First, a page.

“Disruptive Witness” follows a simple line of consideration, drawn from Charles Taylor, and posits that we “are buffered selves, protected behind a barrier of individual choice, rationalism, and a disenchanted world” (37).  Noble pursues this course page after page, exposing how we create this buffered space by our personal distractedness, by our secular society’s habit of turning “everything back to the self” (55), and by our churches capitulating “to secular conceptions of faith as a personal lifestyle preference” (120). As a result, we now live in a frenetic and flattened culture that “is not conducive to wrestling with thick ideas, ideas with depth, complexity, and personal implications.” Rather, we now have a “culture of immediacy, simple emotions, snap judgments, optics, and identity formation” (24). All of these aspects set up a buffer so that the ways we Christians are used to speaking about the Faith, are no longer heard.

Noble does not focus on diagnosing the problem alone, but presents solutions. “To be a follower of Christ in the early twenty-first century requires a way of being in the world that resists being sucked into the numbing glare of undifferentiated preferences we chose from to define our identity” (172). The author offers multiple suggestions and encouragements on how we can be disruptive witnesses. For example “saying grace” at meals, whether at home or in public establishments, is a way of reminding ourselves that this world is not of our own making, and this Christian Faith is not some privatized penchant. But even more substantively, learning to live “allusively” – recognizing that creation, taste, sound, sight, relationships, and so forth, allude to something beyond themselves, beyond The Self, and ultimately to the Author and Creator of all things. Noble calls this the “double movement” where we delight in the beauty of a moment, creature, object, and then to be drawn “onward and upward to God” (98). There are other significant submissions by the author that include the Sabbath, the church’s liturgy, and more, all of which are very helpful, and well thought out aspects of how we can be rightly disrupted and disruptive witnesses.

I think that the author’s perceptions and prescriptions are worthwhile and helpful. In Noble’s own words, the “challenge facing us today is not so much the temptation to be relevant to the point that we lose the gospel, but the tendency to unknowingly accept a secular understanding of our faith while believing that we are boldly declaring the gospel. Virtually every institution in our society insists that we determine the shape of our lives by personally selecting from an ever-increasing set of patchwork ideologies…But the church does have the resources and practices needed to present a disruptive witness, if we will take the time and have the will to act” (173).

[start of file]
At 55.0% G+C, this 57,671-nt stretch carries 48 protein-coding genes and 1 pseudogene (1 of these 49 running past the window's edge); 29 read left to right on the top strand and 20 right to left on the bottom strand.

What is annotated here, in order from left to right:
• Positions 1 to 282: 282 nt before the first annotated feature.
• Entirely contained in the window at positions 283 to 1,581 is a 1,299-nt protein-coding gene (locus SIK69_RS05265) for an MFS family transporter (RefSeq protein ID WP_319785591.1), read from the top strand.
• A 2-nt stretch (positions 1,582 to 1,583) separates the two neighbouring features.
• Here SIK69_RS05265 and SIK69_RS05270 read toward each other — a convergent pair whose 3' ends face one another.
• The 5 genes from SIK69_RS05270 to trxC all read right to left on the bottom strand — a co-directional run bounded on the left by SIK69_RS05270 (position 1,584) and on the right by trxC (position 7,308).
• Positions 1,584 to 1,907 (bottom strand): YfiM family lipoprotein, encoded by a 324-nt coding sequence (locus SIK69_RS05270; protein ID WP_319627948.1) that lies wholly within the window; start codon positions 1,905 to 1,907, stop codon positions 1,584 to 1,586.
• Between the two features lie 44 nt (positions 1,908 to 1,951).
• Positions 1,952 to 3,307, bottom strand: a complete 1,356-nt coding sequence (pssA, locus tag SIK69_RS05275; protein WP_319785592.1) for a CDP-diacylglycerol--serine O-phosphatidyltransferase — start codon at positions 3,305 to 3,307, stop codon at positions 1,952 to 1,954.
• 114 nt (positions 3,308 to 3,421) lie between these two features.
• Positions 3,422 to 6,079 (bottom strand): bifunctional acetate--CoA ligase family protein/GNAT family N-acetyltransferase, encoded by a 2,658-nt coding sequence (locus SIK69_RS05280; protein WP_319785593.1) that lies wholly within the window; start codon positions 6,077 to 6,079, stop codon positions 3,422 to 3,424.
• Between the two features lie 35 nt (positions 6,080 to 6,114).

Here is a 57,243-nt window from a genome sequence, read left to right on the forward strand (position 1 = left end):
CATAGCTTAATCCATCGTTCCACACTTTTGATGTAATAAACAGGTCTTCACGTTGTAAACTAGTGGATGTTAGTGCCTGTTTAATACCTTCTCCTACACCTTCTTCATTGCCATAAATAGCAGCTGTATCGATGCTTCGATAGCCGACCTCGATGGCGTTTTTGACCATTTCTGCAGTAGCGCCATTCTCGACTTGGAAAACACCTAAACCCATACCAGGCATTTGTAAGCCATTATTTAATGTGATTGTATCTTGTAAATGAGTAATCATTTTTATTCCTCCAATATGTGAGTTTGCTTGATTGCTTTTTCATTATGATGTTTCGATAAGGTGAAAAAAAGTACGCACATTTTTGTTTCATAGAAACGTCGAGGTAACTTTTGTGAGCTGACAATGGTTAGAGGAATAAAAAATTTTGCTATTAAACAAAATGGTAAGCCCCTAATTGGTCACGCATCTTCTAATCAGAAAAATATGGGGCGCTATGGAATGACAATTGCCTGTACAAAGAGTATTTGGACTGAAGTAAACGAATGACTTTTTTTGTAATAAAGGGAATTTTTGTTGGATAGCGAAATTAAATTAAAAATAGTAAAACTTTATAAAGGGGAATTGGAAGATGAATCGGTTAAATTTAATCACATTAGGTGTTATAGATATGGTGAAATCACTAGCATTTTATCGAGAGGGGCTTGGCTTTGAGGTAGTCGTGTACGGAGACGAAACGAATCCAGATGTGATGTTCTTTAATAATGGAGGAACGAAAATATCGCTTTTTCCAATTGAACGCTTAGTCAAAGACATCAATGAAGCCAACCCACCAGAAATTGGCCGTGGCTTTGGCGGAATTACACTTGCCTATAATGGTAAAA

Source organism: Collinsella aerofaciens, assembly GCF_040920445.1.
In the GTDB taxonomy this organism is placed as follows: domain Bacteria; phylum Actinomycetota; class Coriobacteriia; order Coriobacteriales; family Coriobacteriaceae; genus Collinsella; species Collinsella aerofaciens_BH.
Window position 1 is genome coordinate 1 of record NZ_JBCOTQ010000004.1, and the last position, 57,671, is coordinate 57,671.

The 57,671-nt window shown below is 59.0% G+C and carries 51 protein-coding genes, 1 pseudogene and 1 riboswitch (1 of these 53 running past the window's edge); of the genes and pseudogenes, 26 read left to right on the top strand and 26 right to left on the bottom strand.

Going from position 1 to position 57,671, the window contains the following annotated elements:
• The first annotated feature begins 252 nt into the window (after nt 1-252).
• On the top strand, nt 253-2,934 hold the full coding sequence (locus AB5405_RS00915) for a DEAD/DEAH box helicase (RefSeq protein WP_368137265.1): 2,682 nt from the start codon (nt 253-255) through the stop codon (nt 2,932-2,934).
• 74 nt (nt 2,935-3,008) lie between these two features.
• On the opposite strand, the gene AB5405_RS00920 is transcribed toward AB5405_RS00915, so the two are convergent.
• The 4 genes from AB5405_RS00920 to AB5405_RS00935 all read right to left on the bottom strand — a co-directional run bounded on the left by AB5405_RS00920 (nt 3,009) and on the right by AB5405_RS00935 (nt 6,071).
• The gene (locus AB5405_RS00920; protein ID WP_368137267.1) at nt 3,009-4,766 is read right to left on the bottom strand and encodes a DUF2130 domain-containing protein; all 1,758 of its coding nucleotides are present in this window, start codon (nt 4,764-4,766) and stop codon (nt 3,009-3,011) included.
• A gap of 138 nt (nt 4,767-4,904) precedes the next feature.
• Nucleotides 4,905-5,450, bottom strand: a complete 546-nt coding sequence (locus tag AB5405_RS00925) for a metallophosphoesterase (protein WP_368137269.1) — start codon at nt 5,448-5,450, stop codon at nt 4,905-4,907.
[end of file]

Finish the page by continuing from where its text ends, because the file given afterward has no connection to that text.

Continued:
“Disruptive Witness” is a sober volume for Christians in the twenty-first century. A careful read and open discussion will benefit evangelists, apologists, pastors, elders, and Christians of every stripe. It is a book that is urgently needed by those followers of Christ who are deeply concerned about social issues, racial and ethnic tensions, environmental affairs, and governmental actions; and those who aren’t. “Disruptive Witness” ought to be consumed and deliberated over by disciples of Jesus who vote Republican, Democrat, Green or Libertarian. In other words, it is an important book for all Christians, especially those who care about the Faith and God’s world rescue operation!

If you're ready to purchase a copy, you can go here: Disruptive Witness

Thanks to IVP Academic for providing, upon my request, the free copy of the book used for this review. The assessments are mine given without restrictions or requirements (as per Federal Trade Commission’s 16 CFR, Part 255).

Sunday, July 15, 2018

"Father Almighty" - 15 July 2018

O God, the Father Almighty, Maker of heaven and earth, who has promised that you will never leave us nor forsake us, so that we may boldly say, The LORD is my helper, I will not fear, what can man do to me (Hebrews 13.5-6) we pray for your Church throughout the nations, including Followers of Christ Baptist Church; 40th Street Baptist; Glorieta Baptist and Grace Community church. Look upon our needs and provide all of the good things necessary for us to do the work you have called us to do. Stir up the glowing embers of our hearts, stoking the fires of joy, love and holiness in us that we may be encouraged to remain faithful to you and consistent in their lives.